Palestinians, UN slam Israel's new settlement plan

Palestinians, Israeli activists and the UN lambasted the government of Israeli Prime Minister Benjamin Netanyahu on Friday, a day after it gave the go-ahead for the first new West Bank settlement in a quarter of a century.

South Sudan rebels release three abducted foreign oil workers

South Sudanese rebels have released three foreign engineers they abducted in early March in the oil-rich Upper Nile region, Foreign Affairs Ministry official Mawein Makol Arik said on Friday.

Turkish opposition: Imprisoned party chief has gone on hunger strike

The head of Turkey's pro-Kurdish opposition party has launched a hunger strike from prison.

European leagues threaten Champions League schedule clashes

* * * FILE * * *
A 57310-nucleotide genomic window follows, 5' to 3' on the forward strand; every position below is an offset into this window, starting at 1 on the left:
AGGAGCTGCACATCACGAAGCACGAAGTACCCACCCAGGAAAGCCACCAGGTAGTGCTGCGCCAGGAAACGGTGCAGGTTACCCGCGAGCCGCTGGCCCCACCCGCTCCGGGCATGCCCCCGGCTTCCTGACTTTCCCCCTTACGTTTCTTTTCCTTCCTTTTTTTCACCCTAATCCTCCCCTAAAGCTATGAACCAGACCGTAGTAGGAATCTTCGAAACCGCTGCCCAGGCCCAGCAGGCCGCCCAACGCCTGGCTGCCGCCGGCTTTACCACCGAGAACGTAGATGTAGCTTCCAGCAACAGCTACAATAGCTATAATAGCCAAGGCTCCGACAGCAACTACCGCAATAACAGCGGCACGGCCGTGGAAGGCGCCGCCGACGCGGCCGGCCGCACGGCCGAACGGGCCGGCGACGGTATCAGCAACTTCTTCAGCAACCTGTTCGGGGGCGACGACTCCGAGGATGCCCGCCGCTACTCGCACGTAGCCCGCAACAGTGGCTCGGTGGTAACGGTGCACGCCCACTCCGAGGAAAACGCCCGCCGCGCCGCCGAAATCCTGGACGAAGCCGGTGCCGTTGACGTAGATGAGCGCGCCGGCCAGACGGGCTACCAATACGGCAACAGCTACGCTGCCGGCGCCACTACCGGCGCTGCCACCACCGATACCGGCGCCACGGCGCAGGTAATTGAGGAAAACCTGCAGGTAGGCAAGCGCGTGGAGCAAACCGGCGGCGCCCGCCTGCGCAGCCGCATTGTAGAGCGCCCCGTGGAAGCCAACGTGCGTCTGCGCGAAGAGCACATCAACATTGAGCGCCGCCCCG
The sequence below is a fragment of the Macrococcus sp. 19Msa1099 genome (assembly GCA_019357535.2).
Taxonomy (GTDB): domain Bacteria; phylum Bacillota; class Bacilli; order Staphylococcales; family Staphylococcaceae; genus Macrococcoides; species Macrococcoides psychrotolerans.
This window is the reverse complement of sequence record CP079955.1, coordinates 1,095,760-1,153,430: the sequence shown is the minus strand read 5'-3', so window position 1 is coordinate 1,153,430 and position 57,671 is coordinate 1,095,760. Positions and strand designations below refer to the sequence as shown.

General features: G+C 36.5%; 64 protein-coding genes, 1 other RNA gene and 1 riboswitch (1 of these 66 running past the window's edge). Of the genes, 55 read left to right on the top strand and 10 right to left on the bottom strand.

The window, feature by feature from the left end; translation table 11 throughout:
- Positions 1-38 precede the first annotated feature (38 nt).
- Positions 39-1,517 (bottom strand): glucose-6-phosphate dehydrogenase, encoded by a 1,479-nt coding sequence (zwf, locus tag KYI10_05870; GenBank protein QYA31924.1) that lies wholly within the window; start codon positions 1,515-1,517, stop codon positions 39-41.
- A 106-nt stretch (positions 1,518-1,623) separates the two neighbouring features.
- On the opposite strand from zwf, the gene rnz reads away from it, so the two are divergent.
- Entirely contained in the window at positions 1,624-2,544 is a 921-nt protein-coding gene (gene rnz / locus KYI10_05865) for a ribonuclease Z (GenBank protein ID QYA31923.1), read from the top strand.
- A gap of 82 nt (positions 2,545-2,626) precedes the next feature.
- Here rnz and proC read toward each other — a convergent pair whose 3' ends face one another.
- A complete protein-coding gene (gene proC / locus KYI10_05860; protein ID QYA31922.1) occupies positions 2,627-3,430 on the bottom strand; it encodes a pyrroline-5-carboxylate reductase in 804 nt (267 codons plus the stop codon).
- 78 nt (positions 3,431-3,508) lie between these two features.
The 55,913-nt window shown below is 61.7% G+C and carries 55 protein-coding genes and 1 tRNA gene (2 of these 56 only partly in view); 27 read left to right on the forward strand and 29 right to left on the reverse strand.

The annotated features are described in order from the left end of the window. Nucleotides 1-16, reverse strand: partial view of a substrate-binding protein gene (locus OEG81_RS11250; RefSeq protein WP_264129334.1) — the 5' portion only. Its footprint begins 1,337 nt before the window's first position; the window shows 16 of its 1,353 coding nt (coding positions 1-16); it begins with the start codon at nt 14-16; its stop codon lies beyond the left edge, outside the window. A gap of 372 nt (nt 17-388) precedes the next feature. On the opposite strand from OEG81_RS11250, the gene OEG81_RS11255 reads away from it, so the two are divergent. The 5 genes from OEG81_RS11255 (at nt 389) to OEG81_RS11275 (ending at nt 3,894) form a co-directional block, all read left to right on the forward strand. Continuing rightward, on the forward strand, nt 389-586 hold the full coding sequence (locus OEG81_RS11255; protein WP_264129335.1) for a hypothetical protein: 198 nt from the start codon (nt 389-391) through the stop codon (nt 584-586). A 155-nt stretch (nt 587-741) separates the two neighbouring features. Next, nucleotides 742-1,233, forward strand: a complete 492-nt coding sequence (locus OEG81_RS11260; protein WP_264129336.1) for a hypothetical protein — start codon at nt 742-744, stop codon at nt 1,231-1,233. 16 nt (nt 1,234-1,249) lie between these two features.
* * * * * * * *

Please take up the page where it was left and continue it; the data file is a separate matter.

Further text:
The European Professional Football Leagues (EPFL) on Friday threatened schedule clashes on Champions League matchdays in an ongoing dispute with the governing body UEFA.

Danish court revokes citizenship of IS volunteer

A Danish appellate court on Friday stripped a man of his Danish citizenship for volunteering to fight for the extremist Islamic State in Syria.

Banks and Agrokor agree on key elements of standstill agreement

Member banks of the coordinating committee of financial creditors and representatives of the Agrokor food company have in principle agreed on key elements of a standstill agreement, which is expected to be signed later today, announcing changes in the company's management team, Erste Bank said in a statement on Friday afternoon.

Syrian man on trial in Sweden; mosque attack labelled terrorism

A Syrian man went on trial Friday in the southern Swedish city of Malmo, charged with terrorism and arson after an attack last year on a building used as an assembly hall by Shiite Muslims.